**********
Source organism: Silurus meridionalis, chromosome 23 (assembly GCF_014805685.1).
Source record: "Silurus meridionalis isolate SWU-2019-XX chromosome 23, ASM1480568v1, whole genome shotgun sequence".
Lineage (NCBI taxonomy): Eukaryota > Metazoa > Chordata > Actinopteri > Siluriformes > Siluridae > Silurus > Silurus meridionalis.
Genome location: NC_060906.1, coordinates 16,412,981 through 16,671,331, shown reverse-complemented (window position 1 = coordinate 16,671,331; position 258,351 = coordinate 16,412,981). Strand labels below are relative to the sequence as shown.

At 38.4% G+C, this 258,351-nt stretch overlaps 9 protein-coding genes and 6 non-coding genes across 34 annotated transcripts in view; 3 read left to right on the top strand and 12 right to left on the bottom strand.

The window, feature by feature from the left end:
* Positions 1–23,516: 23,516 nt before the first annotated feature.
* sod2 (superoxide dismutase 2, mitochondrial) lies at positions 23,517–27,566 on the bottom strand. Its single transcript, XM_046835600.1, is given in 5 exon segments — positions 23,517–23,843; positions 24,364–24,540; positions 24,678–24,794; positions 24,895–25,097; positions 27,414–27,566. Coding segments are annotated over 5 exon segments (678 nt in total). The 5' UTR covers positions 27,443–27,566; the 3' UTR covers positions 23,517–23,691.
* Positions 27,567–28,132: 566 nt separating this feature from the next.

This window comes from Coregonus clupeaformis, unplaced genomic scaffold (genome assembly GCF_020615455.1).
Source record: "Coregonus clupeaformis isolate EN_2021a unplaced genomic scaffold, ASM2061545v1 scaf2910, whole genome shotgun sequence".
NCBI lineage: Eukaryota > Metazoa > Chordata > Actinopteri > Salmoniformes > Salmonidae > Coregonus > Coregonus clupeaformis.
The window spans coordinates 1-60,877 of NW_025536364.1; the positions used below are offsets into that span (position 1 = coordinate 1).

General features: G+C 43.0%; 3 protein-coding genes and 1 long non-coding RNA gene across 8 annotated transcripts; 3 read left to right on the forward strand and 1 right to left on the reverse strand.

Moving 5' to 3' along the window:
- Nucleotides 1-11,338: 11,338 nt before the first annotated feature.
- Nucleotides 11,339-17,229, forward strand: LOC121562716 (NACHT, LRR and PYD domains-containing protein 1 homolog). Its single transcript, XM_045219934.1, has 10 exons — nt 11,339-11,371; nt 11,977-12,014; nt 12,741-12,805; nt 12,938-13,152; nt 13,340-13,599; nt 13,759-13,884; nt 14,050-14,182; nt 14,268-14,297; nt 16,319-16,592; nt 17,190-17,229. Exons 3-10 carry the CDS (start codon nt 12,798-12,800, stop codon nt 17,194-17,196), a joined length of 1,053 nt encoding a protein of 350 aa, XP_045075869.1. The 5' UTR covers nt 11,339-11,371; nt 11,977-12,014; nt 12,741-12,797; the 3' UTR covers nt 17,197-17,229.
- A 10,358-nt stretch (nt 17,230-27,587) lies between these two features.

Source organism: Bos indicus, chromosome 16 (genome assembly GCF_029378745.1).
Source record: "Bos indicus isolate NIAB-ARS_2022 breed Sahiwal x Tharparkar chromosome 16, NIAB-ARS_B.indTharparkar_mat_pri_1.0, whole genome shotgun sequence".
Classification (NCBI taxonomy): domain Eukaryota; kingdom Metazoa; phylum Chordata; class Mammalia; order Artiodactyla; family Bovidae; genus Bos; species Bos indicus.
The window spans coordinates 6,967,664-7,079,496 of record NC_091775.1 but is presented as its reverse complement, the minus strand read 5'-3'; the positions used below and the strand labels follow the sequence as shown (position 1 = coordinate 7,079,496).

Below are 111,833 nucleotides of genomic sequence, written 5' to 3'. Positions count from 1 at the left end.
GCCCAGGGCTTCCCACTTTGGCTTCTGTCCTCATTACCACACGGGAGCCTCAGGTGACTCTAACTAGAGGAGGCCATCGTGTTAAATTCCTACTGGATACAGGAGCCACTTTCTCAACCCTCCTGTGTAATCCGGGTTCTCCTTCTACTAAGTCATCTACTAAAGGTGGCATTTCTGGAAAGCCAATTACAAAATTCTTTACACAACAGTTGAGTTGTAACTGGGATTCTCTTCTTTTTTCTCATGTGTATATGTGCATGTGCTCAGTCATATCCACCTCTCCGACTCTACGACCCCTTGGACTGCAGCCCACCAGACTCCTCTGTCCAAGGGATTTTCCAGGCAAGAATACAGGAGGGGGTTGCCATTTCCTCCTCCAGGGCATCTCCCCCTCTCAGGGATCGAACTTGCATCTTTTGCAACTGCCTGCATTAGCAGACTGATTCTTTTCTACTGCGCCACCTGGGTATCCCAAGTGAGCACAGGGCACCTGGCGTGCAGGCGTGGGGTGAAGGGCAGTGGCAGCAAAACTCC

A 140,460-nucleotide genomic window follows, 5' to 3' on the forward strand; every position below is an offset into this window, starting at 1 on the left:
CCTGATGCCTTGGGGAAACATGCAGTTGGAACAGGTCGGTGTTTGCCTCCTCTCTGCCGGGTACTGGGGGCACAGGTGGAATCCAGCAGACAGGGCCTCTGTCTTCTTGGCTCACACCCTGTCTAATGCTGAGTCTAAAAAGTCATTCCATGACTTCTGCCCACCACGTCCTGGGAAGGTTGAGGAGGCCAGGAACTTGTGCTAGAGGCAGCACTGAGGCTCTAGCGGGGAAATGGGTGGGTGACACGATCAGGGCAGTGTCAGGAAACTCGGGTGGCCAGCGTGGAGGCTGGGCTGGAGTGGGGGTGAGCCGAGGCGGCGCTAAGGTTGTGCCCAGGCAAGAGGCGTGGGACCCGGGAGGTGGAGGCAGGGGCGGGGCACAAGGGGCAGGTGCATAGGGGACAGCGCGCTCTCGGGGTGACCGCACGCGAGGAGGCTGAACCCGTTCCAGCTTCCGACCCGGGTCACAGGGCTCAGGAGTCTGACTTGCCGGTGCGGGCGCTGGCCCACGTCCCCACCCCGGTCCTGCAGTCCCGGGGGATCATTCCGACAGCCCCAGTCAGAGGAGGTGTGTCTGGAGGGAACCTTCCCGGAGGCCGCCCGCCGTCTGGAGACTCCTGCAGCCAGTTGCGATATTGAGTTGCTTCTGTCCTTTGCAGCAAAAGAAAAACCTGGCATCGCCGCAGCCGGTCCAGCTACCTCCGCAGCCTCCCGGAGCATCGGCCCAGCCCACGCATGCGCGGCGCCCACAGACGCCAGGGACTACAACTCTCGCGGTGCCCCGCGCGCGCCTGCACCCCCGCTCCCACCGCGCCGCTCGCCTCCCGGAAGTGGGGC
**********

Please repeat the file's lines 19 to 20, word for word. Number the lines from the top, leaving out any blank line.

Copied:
Source organism: Bos indicus, chromosome 16 (genome assembly GCF_029378745.1).
Source record: "Bos indicus isolate NIAB-ARS_2022 breed Sahiwal x Tharparkar chromosome 16, NIAB-ARS_B.indTharparkar_mat_pri_1.0, whole genome shotgun sequence".